• mingle •
ming-êl • Hear it!
Part of Speech: Verb
Meaning: 1. (Transitive) Blend, mix together. 2. (Intransitive + the preposition with) Move around and engage with others at a social function.
Notes: This word comes with a noun, minglement, but no adjective, so we must use the present participle mingling, which has an adverb, minglingly. Someone who mingles may be called a mingler. We also have at our disposal a rhyming compound, mingle-mangle "mishmash, confused mixture" that may be used as a noun or verb.
In Play: The verb may be used transitively this way: "She always mingled fruit in her jello, ignoring the fruit flavoring in the gelatin itself." However, this verb is used far more often intransitively with the preposition with: "The teenager's room smelled of cigarette smoke mingled with the odors of mold, sweat and dirt to the point she was unable to understand how he could spend so much time in it."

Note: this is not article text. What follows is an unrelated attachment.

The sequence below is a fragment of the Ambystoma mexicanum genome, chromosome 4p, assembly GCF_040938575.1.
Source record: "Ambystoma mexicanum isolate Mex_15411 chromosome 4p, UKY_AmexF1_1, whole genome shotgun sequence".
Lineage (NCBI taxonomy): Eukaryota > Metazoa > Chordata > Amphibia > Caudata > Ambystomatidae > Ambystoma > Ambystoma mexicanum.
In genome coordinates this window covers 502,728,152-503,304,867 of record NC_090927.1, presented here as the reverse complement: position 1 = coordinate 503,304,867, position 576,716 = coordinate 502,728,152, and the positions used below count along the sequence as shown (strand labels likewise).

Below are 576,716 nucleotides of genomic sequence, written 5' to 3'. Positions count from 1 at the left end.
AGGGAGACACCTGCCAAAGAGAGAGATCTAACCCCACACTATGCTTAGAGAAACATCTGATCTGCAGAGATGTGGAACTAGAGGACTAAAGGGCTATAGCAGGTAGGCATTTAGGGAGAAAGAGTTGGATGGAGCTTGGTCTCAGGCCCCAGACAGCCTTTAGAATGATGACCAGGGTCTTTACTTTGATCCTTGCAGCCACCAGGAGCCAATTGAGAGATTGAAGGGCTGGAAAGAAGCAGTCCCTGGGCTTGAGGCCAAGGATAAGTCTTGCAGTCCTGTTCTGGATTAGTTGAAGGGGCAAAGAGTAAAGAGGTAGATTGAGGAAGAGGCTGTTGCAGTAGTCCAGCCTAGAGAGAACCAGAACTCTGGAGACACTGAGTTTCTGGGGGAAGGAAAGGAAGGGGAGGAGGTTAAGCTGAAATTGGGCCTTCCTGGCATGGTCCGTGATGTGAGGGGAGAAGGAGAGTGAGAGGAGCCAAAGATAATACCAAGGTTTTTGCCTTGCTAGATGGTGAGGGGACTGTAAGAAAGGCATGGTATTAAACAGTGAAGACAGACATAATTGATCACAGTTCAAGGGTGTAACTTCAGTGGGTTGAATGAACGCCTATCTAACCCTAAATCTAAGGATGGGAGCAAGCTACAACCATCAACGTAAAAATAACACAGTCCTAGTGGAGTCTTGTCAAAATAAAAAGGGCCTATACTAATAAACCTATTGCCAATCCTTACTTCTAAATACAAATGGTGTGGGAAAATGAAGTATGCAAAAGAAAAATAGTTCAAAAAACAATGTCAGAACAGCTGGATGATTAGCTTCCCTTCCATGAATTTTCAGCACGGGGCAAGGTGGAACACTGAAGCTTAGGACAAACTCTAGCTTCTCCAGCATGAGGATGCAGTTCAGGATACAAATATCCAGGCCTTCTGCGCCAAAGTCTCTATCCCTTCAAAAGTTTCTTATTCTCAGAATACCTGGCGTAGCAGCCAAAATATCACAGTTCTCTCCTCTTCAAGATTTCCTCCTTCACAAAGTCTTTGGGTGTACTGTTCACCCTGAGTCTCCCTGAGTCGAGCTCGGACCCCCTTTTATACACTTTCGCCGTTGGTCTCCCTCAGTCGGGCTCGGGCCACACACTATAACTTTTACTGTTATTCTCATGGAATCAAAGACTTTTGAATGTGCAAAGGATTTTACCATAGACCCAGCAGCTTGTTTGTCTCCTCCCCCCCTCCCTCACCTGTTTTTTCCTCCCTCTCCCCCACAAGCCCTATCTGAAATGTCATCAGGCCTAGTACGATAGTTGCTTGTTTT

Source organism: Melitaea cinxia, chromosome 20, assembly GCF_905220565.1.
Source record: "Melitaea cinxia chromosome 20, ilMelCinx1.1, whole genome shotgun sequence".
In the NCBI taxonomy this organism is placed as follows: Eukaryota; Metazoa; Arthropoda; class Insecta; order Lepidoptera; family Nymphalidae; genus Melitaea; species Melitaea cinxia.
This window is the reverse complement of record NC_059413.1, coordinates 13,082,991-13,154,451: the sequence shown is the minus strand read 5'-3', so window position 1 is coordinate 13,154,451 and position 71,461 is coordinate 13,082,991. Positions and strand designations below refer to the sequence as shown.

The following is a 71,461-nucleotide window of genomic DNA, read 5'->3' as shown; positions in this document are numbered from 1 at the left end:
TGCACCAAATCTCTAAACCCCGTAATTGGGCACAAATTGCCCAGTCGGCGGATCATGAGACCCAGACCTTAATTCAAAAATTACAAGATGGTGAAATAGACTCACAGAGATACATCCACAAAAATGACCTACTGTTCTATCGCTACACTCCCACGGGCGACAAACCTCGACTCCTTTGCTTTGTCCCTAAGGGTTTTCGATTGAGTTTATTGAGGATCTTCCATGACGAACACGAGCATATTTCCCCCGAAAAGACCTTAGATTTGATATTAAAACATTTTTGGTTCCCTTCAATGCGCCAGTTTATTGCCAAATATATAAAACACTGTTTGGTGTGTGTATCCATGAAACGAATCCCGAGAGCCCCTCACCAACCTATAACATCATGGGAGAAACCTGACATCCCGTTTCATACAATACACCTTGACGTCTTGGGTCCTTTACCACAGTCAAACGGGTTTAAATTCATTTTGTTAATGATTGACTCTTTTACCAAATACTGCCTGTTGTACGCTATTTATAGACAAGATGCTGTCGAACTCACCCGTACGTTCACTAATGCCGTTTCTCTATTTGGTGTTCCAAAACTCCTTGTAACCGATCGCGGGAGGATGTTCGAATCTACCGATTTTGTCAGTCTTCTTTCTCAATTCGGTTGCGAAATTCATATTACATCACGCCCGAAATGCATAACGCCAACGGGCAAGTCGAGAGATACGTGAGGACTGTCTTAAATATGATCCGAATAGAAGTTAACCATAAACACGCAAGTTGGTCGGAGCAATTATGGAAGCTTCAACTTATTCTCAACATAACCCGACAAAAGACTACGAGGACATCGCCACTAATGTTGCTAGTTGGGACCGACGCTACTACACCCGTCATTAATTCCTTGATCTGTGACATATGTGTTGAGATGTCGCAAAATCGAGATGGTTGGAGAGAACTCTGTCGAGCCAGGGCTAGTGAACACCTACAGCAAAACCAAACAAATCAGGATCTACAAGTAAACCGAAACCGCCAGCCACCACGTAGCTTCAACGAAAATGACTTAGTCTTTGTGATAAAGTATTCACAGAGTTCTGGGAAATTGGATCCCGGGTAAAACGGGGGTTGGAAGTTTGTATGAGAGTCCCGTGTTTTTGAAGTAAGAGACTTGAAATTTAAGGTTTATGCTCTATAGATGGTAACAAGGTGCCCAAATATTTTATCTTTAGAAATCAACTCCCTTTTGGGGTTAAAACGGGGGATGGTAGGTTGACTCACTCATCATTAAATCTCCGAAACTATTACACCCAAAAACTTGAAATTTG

Word History: In Middle English today's word was menglen "to mix", the frequentative of Old English mengan. Old English came by this verb via Old Germanic from PIE mag- "to knead, rub, shape". This root also went into the making of English make, German machen "to make", and Russian mazat' "to anoint, apply oil, lubricate" and maslo "butter". The English word somehow picked up an N, for we see it in today's Good word, among and mongrel. Among was shortened from Old English a- "in" + gemang "throng". Mongrel comes from mong "mixture", a presumed reduction of the same Old English gemang. (Gratitude is owed Rob Towart, who has been mingling excellent Good Words like today's with ours for over a decade now.)
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